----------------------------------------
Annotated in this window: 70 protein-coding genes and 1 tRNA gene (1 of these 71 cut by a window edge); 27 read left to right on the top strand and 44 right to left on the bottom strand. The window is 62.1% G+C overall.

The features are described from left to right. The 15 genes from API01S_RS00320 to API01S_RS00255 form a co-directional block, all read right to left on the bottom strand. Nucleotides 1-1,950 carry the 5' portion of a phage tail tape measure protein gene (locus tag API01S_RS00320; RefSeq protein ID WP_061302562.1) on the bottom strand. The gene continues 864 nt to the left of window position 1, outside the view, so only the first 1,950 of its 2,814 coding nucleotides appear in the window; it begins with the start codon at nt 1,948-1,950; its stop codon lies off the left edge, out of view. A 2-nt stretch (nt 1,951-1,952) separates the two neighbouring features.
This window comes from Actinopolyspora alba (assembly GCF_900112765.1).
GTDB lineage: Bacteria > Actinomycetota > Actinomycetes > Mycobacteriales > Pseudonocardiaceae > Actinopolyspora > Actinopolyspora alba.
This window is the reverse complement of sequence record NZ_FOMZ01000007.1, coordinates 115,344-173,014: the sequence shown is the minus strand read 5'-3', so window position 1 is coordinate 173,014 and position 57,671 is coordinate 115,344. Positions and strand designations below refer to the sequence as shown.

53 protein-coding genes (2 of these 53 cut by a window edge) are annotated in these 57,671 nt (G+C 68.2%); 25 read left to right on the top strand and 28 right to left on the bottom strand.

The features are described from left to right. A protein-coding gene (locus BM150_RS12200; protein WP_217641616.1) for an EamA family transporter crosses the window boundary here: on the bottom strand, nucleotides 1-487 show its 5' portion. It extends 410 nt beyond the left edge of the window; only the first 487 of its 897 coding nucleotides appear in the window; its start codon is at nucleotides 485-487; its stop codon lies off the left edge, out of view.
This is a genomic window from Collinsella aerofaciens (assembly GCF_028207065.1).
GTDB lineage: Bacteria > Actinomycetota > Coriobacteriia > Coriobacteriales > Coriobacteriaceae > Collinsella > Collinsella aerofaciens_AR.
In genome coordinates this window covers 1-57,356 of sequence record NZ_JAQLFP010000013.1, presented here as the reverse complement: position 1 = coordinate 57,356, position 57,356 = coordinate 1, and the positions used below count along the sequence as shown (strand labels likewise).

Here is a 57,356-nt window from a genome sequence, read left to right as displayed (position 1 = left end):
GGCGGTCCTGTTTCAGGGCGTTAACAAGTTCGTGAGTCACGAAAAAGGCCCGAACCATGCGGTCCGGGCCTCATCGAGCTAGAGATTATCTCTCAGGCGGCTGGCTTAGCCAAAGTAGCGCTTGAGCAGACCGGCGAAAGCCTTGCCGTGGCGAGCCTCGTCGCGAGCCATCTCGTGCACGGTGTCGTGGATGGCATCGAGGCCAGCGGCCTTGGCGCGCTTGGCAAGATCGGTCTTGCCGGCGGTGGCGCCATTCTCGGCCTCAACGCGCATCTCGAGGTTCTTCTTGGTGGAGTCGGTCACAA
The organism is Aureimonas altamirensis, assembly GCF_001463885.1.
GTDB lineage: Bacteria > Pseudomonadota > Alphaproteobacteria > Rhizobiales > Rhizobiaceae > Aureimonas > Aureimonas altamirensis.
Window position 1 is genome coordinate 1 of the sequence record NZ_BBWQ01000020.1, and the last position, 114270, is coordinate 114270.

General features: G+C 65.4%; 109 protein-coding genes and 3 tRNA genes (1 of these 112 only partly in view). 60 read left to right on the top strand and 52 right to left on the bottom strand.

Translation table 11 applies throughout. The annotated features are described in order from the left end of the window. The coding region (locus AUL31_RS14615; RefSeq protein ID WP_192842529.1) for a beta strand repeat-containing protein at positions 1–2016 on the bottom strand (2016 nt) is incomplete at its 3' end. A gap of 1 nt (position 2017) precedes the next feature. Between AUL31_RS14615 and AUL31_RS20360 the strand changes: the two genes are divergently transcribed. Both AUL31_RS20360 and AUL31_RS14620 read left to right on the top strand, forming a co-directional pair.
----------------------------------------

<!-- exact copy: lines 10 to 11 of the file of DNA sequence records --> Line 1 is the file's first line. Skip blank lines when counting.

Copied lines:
In genome coordinates this window covers 1-57,356 of sequence record NZ_JAQLFP010000013.1, presented here as the reverse complement: position 1 = coordinate 57,356, position 57,356 = coordinate 1, and the positions used below count along the sequence as shown (strand labels likewise).

Here is a 57,356-nt window from a genome sequence, read left to right as displayed (position 1 = left end):